Color Trials, unlike of Color Proofs (that have only the old four ciphers numeration, writing in pencil on the lower right side of the cardboard), show different color codes according to the period in which they are printed. Infact, from 1965 and later, the code identification shows two letters followed by a number of 1, 2 o 3 figures.
To this rule, however, exceptions exist:

OLD CODES A 4-figure number followed by the monogram that denotes the ink manufacturer (Lx, Lc) (blue, orange, green, red, violet, black, brown).
NEW CODES A 1- to 3-figure number preceded by two letters (generally capital) that indicate the color; also in this case it can be present the ink manufacturer's monogram (blue, orange, green, red, violet, black, brown).
EXCEPTIONS The color code can be present as a 5-figure number instead of 4 (often this happen for Monaco Essays) (example 1), or in place of the code the color is identified by the extension; for example "Rose Primaire" (primary pink), "Noir de base" (basic black), "Bleu de Prusse" (blue of Prussia), "Vert Olive" (olive green) (example 2).

In the years prior to about 1946, nearly all the numbers were in the 1to1000range plus a very few in the 2000's. With the introduction of multicolor printing after the War, the number of different shades required and the number of different designs or denominations to be given several distinct colors greatly increased. Accordingly the amount of ink numbers used began to proliferate. From number 1100 up, however, it is clear that blocks of numbers were reserved in advance for the primary hues or mixtures.

Most color codes seen are four digit numbers between1100 and1721, and are classified as follows ( old system):

In addition, a few numbers in the 2000's, 7000's, 8000's, 9000's,11000's and 12000's were used, but so few being reported that one cannot be certain of any pattern. All the examples we have seen of the 2000's (all prior to 1940) were colors used for surface tinting of the paper.
However, the old numbers below1000, have continued to be used up to the 1960's at least, though presumably no new assignments of numbers in that range were made after 1945. Some of the numbers below1000 were, after 1945, prefixed with a 1 or 10 and then incorporated into the new series above 1000.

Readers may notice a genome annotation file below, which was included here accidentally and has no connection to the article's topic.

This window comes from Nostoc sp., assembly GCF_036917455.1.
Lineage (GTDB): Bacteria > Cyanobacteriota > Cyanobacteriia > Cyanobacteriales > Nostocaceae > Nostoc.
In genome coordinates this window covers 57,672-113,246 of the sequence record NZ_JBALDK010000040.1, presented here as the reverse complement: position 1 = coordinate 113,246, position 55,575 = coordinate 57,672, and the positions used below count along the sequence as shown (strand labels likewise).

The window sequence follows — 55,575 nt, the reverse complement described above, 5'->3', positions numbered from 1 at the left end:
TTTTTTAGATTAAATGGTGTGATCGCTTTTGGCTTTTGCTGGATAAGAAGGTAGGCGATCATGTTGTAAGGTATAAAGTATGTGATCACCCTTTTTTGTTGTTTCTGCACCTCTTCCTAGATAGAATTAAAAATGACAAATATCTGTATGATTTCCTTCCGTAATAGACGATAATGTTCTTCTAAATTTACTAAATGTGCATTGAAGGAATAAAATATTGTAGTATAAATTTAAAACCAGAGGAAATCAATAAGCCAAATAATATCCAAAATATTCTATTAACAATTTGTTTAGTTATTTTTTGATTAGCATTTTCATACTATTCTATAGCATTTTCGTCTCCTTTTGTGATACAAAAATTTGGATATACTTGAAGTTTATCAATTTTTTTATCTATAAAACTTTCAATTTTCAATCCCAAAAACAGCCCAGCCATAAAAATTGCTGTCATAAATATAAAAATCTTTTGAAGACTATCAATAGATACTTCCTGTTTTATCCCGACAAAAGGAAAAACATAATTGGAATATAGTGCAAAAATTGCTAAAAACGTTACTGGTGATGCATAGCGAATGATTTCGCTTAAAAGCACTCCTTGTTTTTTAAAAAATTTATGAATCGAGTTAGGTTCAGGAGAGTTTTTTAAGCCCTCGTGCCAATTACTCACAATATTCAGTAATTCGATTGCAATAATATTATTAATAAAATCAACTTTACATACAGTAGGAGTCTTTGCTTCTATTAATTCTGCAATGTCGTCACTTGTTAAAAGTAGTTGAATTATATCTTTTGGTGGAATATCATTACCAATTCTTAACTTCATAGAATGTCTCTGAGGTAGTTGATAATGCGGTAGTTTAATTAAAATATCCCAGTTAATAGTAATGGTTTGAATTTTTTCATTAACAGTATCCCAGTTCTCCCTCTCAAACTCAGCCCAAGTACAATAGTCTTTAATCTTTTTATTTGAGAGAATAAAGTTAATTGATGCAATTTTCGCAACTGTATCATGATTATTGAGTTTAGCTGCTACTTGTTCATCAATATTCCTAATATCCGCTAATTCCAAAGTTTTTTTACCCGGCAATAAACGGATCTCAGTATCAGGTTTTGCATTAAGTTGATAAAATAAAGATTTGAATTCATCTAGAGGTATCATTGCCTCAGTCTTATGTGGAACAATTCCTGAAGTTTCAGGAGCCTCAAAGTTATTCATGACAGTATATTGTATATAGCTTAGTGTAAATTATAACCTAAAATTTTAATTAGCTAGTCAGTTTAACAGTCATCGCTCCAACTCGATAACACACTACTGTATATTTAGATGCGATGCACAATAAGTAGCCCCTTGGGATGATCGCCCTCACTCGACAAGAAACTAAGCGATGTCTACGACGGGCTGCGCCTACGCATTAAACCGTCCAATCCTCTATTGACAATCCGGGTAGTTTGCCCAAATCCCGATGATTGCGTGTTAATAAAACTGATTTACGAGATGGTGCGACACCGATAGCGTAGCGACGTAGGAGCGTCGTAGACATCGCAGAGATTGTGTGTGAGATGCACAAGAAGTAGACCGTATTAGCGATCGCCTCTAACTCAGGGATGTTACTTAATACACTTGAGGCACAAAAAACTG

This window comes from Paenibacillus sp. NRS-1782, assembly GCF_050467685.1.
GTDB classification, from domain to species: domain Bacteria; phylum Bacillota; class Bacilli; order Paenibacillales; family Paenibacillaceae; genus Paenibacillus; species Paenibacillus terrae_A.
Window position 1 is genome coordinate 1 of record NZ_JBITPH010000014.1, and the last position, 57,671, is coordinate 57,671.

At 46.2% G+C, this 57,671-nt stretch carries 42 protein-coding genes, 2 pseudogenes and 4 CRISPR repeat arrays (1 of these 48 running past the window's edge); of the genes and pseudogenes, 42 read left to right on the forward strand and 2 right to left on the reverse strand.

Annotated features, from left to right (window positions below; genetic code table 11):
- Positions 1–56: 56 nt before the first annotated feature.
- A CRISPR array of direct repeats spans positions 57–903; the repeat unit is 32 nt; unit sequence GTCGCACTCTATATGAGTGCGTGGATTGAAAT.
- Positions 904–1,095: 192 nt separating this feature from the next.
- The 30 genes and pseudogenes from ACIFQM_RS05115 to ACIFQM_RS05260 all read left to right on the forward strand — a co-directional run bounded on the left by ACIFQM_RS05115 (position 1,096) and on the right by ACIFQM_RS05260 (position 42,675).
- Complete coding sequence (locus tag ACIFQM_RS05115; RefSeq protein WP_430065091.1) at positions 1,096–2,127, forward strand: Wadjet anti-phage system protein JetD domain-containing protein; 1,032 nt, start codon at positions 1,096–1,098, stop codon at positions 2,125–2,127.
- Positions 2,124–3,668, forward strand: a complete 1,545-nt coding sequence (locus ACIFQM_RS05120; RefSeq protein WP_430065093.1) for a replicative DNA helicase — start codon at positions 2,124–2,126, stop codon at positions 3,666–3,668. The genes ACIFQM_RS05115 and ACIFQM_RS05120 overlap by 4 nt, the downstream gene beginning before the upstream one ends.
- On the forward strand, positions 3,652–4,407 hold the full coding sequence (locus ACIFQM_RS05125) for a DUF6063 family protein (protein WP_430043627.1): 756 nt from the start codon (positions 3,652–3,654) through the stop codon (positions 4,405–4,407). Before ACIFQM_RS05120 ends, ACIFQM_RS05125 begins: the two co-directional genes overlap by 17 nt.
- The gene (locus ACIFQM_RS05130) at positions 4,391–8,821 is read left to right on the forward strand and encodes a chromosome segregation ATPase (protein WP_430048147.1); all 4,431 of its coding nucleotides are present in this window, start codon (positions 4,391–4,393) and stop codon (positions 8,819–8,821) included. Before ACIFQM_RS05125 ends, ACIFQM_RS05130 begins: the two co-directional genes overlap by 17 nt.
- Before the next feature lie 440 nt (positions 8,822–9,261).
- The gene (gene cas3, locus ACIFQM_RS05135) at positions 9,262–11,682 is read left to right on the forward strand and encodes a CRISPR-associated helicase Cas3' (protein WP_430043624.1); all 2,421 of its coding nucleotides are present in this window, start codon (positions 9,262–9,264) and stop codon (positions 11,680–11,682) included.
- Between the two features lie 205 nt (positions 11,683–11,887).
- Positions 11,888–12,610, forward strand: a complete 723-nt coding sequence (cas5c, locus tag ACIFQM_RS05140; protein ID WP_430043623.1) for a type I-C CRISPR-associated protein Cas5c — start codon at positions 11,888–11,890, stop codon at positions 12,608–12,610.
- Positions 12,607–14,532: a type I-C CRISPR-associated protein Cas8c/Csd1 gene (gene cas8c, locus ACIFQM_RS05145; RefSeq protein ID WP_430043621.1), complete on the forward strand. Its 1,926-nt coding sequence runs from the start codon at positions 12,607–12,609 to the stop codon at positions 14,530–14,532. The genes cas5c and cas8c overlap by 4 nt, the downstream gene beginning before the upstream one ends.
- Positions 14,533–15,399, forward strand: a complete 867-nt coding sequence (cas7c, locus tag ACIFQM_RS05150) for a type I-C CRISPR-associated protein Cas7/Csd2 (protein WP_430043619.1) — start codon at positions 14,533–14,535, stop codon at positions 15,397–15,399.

Numbers on the Color Trials of the issues of 1965 on show a quite different scheme of identification. Each color-hue group is given a prefix as follows (new system):

The numbers in each of these groups start with1, continuing in one case up as far as 32. Again there are gaps in the numbers reported so far, and probably for the same reasons as with the old system. But there are smaller totals of numbers reported in each group than for the hue groups of the old system.
That may be because the new system has been in use for only a few years compared to the old one.
Probably it is also because they are now using mixtures of the basic colors and are obtaining additional colors on the stamps by overprinting.

On the Color Trials of the "painting" stamps of France, Monaco, Andorra, etc., which are printed on six-color presses (T.D. 6) by combined direct-recess (taille douce or T.D.) and offset-recess, there is seen a more complex notation of the color numbers.
For example, on a pane of the France (Yvert N° 1587), painting of "Philip The Good", of 1969, the following notation are found:

The left column headed "Report" is for the offset colors, the right column headed "T.D." (taille douce) is for the recess colors. Probably "H", "M" and "B" stand for top, middle and bottom, and refer to the inverse sequence of overprinting of the colors listed.
The "100gr" and "10gr" indicate the proportions in grams of the two inks that were mixed for the "M" color. Sometimes the units of the parts of these mixtures are given in "k"s.
On other Proofs of this type the "Report" column is often headed "R" or "TL".

A special thanks to Mr. Kenneth R. Thompson for his assistance in the english translation.
© Giorgio Leccese